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Papyrus (pronounced /pəˈpaɪrəs/) is a thick paper-like material produced from the pith of the papyrus plant, Cyperus papyrus,[1] a wetland sedge that was once abundant in the Nile Delta of Egypt.

Papyrus usually grow 2–3 metres (5–9 ft) tall. Papyrus is first known to have been used in ancient Egypt (at least as far back as the First dynasty), but it was also used throughout the Mediterranean region. Ancient Egypt used this plant as a writing material and for boats, mattresses, mats, rope, sandals, and baskets.



Papyrus was first manufactured in Egypt as far back as the third millennium BCE.[2] In the first centuries BCE and CE, papyrus scrolls gained a rival as a writing surface in the form of parchment, which was prepared from animal skins.[3] Sheets of parchment were folded to form quires from which book-form codices were fashioned. Early Christian writers soon adopted the codex form, and in the Græco-Roman world it became common to cut sheets from papyrus rolls to form codices.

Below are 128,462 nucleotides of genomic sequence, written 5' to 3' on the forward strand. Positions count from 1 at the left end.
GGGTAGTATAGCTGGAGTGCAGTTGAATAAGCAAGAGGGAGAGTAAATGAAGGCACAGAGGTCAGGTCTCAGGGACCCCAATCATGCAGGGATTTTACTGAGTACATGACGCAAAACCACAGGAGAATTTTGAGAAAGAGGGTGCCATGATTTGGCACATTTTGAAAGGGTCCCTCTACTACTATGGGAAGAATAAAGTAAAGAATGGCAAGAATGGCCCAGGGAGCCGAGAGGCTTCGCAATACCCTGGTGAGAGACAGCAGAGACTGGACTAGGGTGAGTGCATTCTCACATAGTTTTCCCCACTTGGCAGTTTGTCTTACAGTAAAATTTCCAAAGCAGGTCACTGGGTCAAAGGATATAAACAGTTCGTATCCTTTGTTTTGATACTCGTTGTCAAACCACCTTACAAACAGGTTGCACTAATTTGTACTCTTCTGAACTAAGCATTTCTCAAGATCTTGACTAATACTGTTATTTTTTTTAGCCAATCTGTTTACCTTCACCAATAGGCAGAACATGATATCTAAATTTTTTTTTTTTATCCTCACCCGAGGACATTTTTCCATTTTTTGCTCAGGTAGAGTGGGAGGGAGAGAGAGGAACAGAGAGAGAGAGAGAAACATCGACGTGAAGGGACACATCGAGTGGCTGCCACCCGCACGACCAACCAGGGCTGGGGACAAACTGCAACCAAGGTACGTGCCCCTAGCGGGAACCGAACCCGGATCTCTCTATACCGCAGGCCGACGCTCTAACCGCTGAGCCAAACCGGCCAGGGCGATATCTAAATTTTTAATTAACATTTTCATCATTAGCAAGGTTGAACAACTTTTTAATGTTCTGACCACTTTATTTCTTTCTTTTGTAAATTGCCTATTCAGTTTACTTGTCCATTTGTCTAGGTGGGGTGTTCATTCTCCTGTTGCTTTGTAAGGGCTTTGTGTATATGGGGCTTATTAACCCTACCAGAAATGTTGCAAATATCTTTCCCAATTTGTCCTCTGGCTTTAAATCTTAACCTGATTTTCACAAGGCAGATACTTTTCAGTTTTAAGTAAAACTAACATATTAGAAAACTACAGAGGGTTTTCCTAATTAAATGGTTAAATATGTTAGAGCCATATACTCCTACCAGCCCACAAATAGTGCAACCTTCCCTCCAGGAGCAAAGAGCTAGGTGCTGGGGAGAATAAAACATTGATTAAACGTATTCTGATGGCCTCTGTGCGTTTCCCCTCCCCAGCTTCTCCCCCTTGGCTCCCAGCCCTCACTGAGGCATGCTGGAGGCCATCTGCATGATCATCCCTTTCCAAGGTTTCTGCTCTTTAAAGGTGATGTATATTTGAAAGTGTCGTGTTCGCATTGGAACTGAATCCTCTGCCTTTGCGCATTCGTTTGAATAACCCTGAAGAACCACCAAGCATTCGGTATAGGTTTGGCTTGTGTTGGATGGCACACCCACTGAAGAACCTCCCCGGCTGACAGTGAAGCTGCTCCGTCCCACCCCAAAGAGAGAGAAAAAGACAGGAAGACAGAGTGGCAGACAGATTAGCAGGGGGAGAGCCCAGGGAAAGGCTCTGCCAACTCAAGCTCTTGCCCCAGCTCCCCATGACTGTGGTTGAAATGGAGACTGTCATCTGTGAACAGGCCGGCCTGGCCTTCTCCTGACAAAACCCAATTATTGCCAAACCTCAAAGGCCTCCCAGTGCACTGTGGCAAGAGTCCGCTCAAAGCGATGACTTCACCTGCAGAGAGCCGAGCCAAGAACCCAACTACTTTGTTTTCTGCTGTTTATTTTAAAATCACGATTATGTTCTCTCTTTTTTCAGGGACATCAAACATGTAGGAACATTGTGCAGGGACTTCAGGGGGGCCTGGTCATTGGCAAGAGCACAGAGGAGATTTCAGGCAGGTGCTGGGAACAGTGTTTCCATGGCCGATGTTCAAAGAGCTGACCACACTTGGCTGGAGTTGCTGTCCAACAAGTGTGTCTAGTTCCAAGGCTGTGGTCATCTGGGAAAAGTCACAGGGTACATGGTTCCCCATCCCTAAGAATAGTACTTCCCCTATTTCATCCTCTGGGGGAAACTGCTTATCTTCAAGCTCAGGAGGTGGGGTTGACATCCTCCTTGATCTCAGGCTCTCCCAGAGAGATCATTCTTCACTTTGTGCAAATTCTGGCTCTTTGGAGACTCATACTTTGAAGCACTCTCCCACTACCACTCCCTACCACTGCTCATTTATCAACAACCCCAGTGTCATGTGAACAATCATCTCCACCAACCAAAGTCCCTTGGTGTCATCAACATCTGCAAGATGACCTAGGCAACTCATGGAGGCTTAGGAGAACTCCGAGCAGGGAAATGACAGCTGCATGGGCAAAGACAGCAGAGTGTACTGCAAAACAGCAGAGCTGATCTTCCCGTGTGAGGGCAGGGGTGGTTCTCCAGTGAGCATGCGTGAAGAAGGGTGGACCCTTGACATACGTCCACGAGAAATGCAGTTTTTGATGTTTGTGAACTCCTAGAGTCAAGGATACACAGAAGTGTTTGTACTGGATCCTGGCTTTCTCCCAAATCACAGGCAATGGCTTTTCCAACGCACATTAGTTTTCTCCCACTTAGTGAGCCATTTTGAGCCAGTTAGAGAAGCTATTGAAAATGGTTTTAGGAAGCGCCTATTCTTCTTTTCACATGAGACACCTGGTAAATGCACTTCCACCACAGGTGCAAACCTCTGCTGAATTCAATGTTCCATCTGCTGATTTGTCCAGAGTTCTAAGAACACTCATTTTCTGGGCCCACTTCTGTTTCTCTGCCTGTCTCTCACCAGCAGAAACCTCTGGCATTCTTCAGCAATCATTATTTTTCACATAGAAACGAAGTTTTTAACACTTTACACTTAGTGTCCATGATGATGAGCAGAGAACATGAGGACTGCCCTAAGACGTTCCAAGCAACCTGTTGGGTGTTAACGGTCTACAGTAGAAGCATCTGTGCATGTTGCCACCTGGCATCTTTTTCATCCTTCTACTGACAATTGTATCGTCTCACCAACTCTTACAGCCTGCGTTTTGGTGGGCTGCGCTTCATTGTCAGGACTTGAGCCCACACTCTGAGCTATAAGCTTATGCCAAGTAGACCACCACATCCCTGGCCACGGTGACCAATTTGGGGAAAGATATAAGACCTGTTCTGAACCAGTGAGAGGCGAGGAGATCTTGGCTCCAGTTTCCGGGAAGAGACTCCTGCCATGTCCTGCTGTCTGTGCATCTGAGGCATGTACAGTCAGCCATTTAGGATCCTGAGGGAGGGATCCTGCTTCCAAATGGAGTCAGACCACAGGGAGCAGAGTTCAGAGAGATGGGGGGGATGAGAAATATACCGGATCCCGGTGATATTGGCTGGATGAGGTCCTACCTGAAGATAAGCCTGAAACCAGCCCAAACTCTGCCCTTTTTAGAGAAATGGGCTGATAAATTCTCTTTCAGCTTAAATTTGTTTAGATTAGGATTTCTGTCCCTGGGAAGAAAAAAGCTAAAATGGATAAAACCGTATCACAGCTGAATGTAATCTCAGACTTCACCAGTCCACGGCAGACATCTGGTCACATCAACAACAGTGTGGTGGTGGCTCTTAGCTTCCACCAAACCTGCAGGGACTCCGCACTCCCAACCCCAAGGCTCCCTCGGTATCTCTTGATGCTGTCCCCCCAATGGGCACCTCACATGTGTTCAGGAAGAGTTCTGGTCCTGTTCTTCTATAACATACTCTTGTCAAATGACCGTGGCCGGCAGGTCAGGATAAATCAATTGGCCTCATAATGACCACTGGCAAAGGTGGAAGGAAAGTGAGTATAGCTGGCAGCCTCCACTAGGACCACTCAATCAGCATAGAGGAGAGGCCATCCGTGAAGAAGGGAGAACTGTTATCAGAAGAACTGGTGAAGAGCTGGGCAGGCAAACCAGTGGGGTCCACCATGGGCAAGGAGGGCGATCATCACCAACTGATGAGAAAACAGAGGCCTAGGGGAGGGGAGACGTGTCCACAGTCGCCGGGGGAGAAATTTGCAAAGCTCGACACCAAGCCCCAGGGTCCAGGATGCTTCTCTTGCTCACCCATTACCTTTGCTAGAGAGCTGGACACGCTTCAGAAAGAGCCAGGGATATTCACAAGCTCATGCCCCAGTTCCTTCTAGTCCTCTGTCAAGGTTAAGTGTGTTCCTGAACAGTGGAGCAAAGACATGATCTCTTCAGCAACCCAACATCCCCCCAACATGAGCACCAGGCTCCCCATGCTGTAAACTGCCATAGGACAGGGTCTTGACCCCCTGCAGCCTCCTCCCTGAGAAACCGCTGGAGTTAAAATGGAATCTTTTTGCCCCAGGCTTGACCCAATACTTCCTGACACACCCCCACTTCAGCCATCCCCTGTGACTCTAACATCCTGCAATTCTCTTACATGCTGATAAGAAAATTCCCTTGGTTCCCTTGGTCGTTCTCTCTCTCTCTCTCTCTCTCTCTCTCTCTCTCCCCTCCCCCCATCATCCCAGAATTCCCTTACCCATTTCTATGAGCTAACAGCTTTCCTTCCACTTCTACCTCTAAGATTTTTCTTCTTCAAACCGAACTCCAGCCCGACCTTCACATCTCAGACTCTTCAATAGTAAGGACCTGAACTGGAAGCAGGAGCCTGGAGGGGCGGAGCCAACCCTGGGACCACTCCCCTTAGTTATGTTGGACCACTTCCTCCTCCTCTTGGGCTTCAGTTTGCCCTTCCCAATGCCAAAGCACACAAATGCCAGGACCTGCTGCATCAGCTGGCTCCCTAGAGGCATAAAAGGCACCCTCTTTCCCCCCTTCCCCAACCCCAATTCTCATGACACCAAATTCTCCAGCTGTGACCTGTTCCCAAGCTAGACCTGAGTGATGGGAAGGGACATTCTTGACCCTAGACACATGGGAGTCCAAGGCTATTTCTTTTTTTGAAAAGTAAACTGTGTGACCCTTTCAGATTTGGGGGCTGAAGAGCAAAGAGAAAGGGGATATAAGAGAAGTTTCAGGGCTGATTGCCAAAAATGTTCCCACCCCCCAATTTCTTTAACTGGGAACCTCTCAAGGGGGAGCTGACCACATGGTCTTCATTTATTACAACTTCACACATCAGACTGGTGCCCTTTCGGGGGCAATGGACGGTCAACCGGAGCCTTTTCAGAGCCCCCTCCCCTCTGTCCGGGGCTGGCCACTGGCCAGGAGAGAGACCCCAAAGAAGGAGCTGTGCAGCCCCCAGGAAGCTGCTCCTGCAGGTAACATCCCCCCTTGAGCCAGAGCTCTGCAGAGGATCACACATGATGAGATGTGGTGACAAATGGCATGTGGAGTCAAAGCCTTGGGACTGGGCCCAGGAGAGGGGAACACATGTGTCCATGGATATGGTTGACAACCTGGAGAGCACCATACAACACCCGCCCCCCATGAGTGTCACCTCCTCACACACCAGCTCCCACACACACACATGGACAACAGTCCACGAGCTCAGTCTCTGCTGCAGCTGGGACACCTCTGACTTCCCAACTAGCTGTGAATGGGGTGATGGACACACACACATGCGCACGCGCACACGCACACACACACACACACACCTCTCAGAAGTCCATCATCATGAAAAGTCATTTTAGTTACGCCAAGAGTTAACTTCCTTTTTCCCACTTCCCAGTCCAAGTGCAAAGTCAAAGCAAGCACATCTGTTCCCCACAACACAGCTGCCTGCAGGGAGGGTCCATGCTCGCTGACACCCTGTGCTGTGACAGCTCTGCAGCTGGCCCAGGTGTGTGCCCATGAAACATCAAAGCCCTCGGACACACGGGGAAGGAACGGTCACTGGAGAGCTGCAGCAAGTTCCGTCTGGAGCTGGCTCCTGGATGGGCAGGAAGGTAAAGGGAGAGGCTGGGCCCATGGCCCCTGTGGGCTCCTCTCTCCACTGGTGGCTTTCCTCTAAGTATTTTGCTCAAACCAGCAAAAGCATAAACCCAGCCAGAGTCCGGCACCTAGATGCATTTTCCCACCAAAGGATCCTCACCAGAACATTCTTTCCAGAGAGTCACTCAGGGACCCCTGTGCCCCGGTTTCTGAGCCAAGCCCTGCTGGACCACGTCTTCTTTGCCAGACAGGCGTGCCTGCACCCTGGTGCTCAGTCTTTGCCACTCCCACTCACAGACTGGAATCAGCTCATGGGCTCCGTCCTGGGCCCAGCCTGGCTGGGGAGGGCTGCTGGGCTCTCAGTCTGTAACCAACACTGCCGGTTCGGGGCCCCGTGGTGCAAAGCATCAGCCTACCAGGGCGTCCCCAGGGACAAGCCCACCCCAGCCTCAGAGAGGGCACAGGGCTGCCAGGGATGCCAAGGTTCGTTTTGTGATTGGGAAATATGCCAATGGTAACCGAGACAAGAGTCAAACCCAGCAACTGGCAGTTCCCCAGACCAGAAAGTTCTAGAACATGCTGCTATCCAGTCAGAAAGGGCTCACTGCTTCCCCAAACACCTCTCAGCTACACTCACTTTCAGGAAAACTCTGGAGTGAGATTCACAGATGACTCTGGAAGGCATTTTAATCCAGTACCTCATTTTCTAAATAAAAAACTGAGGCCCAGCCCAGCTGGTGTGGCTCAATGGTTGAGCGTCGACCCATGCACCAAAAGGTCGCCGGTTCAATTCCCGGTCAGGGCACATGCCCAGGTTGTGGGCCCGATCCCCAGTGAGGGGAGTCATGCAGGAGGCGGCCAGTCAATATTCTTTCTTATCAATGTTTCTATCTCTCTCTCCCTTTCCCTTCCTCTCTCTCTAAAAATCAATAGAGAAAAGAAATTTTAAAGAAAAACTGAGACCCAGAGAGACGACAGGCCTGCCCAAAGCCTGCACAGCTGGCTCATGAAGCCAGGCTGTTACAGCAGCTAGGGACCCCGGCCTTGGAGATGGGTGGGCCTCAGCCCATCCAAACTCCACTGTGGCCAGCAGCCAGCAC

Codices were an improvement on the papyrus scroll as the papyrus was not pliable enough to fold without cracking and a long roll, or scroll, was required to create large volume texts. Papyrus had the advantage of being relatively cheap and easy to produce, but it was fragile and susceptible to both moisture and excessive dryness. Unless the papyrus was of good quality, the writing surface was irregular, and the range of media that could be used was also limited.

Papyrus was replaced in Europe by the cheaper locally-produced products parchment and vellum, of significantly higher durability in moist climates, though Henri Pirenne's connection of its disappearance with the Muslim overrunning of Egypt is contended.[4] Its last appearance in the Merovingian chancery is with a document of 692, though it was known in Gaul until the middle of the following century. The latest certain dates for the use of papyrus are 1057 for a papal decree (typically conservative, all papal "bulls" were on papyrus until 1022), under Pope Victor II,[5] and 1087 for an Arabic document. Its use in Egypt continued until it was replaced by more inexpensive paper introduced by Arabs. Papyrus was documented as in use as late as the 12th century in the Byzantine Empire, but there are no surviving examples. Although its uses had transferred to parchment, papyrus therefore just overlapped with the use of paper in Europe, which began in the 11th century.[citation needed]

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